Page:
Over the years, I’ve learned that each day on the road requires three days in the office to catch up. I’ve been on the road for the five of the past 13 weeks and can barely see where I should be, nonetheless catch up. Nevertheless, here are some of the things (some a bit old) that I’m today noting during my catch up:
TimesSelect, the paid-access portion of The New York Times‘ website currently has approximately 627,000 subscribers, 34 percent of whom actually pay. The rest get free access to TimesSelect because they subscribe to the newspaper’s printed edition. The newspaper’s website receivespremier newspaper in the English-language has been able to convert only 1.6 percent of its website’s users into paying after 18 months of marketing. I think that result fits within the One Percent Rule I formulated in my ClickZ columns nearly five years ago.
When TimesSelect launched in September 2005, The New York Times‘ digital chief Martin Nisenholtz told Editor & Publisher magazine’s Steve Outing that its goal was hundreds of thousands of subcribers in the eary years and even more over the long term. Outing wroter:
One factor that Nisenholtz thinks will encourage people to pay to keep reading the Op-Ed crew is the notion of the “Times loyalist” — perhaps 1.5 million to 2 million readers who are devoted to The New York Times brand, and spend significantly more time reading NYTimes.com than they do other news sites. With them, he claims, their willingness to fork over “the equivalent to buying a few martinis” for an annual subscription could be expected.
So you be the judge. TimesSelect has approximately 213,180 paying customers (forget the claimed 627,000 customers: 413,820 of them aren’t paying). That number is in the hundreds of thousands. But is it a significant portion of the 1.5 million to 2 million ‘Times loyalists’ who were targeted? It’s certainly not a significant portion of the more than 13 million users of the website. Does having 213,180 paying customers after 18 months mean that TimesSelect might have 426,360 after 3 years? If you think so, ask yourself why such new customers would pay then to access tollgated content they haven’t been accessing during the past 18 months.
The New York Times earns approximately $11.5 million in gross revenues from TimesSelect. But as Outing noted when TimesSelect launched:
Steve Klein, an online journalism professor at George Mason University, says one of his students raised an excellent point during a class discussion this week about TimesSelect: ‘Even if the Times picked up most of its existing online readers, how are they going to grow a new generation of online Op-Ed readers if they keep the columnists behind a pay firewall?’ Good question.”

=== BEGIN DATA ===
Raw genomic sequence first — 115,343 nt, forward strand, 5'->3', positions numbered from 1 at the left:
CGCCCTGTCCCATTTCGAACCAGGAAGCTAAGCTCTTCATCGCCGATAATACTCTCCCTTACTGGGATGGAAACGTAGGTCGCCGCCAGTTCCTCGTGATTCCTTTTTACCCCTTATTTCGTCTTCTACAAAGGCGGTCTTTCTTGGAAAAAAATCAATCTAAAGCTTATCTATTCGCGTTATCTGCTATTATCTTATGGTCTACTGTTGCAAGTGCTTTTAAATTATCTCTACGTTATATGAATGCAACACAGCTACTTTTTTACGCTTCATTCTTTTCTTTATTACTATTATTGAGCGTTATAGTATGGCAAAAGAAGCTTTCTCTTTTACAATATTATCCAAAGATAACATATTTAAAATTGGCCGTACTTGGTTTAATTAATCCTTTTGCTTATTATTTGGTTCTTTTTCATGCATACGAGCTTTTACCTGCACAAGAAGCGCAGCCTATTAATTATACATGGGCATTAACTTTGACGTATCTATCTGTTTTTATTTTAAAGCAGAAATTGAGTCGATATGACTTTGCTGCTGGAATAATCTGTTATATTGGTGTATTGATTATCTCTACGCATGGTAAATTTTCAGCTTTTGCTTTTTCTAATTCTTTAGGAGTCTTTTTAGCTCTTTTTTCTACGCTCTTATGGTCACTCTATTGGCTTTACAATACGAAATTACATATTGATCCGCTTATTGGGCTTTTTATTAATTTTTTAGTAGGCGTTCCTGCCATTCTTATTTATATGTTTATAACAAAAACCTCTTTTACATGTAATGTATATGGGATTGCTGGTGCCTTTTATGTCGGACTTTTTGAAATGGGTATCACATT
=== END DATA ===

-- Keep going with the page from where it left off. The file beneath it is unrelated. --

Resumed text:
My congratulations to New York Times Company Chief Financial Officer Janet Robinson and Chairman Arthur Sulzberger Jr. on their pyrrhic $11.5 million success with TimesSelect!
Speaking of The New York Times, I wonder if my posting here earlier this month about Norwegian newspapers’ successes online might have prompted its story about that on Monday? It notes that one major Norwegian newspaper publishing company today earns 20 percent of its revenues online and during expects to earn 60 percent during 2008.
In 1995, Schibsted started investing heavily in new media, and it stuck with those commitments in 2000 and 2001, when some other publishers turned skeptical. In recent years, the investments have started to pay off, and Schibsted is now the biggest player on the Internet in Norway and neighboring Sweden. It has also expanded aggressively into new markets like France and Spain, starting free newspapers under the name 20 Minutes and acquiring classified advertising businesses that it is moving onto the Internet.
Kjell Aamot, chief executive of Schibsted, said the company recognized more than a decade ago that “being a traditional Norwegian newspaper company would not be sustainable over time.”
While other newspaper companies tried to cling to their existing business models, he said in a telephone interview from Oslo, “we changed from a defensive stance at the beginning of the Internet age to a very offensive one.”
Undetered by meeting amid many feet of lake-effect snow at Syracuse University’s journalism school, the Society of Newspaper Design named four newspapers as the ‘World’s Best Designed.’ The best are Äripev of Tallinn, Estonia; El Economista of Madrid, Spain; Frankfurter Allgemeine Sonntagszeitung of Frankfurt, Germany; and Politiken of Copenhagen, Denmark. Those were selected from among 351 entries in SND’s annual newspaper design awards contest. The judges commented:
“We saw a lot of great individual pages; the challenge was to find excellence from cover to cover. We learned that a significant percent — even among high circulation dailies — neglected basic typography. That is a real concern. In the end, we chose four very different newspapers that excelled above all others. We found elegance, visual virtuosity, raw energy, grit and innovation.”
American Journalism Review profiled online wunderkind Adrian Holovaty.
A excellent resource I’ve been using to track the rise of free printed daily newspapers worldwide is the Newspaper Innovation blog and particularly its monthly newsletter (PDF). These are published by Dr. Piet Bakker of the University of Amsterdam / Amsterdam School of Communications Research (ASCoR).